Arnold v. Wallace Discusses Medical Evidence in North Carolina Car Accident Cases

If you have been involved in a North Carolina car accident, you may be confused over what you must do to prove your case. This is why it is so important for you to have an experienced North Carolina injury attorney guiding you to the award you deserve.
Recently, the Virginia courts clarified confusion surrounding the admissibility of medical evidence in a court case arising from a car accident. See Arnold v. Wallace. This case arose in 2005 when Mary Arnold (plaintiff) was involved in a car accident with Jonathan Wallace (defendant). The defendant was an uninsured driver and was the at-fault party to the accident.

Plaintiff entered a claim with her insurance company because she did have uninsured motorist (UM) coverage in her car insurance policy. Additionally, the plaintiff filed a personal injury lawsuit based on the theory of negligence. Negligence is the most common contention in personal injury lawsuits. In order to prove a case for negligence, the plaintiff has the burden of proving all of the four elements of a negligence claims.

First, the plaintiff must prove that the defendant owed the plaintiff a duty of care. This duty of care is usually measured by what a reasonable person in similar circumstances to the defendant’s would do. Next, the plaintiff must show that the defendant breached this duty of care to the plaintiff. The third element is the critical element in car accident cases. This is that the plaintiff must show that the defendant’s breach was the direct and proximate cause of the plaintiff’s injuries. Basically, the plaintiff must show that but for the defendants’ breach of duty, she would not have her current injuries. Lastly, in a negligence claim the plaintiff must show that she suffered damages.

In order to prove the causation element of her case, the plaintiff called her treating physician to the stand. This doctor testified that the plaintiff was suffering from bone edema, spinal stenosis and post-concussion syndrome. This doctor testified that it was in his opinion to a medical degree of certainty that the plaintiffs injuries were caused by this car accident she was involved in which was caused by the defendant.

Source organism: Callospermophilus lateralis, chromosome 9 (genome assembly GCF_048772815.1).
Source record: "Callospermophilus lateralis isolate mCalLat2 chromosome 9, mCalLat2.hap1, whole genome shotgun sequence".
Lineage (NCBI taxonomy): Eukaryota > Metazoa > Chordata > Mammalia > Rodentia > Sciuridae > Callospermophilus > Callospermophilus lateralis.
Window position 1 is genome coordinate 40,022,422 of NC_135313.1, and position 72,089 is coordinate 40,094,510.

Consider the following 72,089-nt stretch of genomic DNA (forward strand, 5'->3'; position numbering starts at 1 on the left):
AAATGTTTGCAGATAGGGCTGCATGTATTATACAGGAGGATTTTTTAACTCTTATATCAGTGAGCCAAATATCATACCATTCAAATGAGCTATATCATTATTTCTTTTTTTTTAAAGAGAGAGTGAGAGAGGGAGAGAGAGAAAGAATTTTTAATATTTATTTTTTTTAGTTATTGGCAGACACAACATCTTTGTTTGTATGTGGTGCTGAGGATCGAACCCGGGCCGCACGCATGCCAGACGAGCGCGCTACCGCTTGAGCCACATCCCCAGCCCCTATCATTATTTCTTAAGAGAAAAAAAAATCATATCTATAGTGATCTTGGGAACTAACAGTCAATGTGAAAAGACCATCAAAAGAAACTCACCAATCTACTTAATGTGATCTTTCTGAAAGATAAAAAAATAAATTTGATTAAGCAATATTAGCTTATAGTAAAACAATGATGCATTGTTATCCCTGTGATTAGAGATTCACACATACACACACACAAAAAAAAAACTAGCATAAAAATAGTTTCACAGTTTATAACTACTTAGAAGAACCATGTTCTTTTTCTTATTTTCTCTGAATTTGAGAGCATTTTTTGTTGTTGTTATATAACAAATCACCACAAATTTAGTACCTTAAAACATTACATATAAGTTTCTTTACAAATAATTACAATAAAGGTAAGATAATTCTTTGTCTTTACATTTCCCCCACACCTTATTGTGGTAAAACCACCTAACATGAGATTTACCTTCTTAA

However, the issue in this case arose when the defense cross examined the plaintiff’s doctor. The doctor’s general practice was to keep a chart on each of his patients. He was not the only member of his staff to see his patients; thus, when a member of his staff met with the patient they would record their medical opinions and impressions on this client chart.

In the plaintiff’s chart there were entries that stated that it was of the impression of one of the doctor’s staff that the plaintiff had a degenerative back condition that was present before the car accident with the defendant. The defense moved to enter the plaintiff’s medical chart into evidence; however, the plaintiff’s counsel objects.

The court in this case overruled the objection holding that where a medical record is regularly and customarily kept during the course of business, it will be admissible under the business record exception to the hearsay rule of evidence.

Thus, because this court allowed the defense to enter this medical chart into evidence, the plaintiff was unable to prove that it was more likely than not that her back conditions were the result of the car accident with the defendant. The plaintiff was only able to recover a minimum amount in damages.

If you have been injured contact North Carolina injury attorneys at Lee Law Offices to schedule a free appointment today. Call 800-887-1965.

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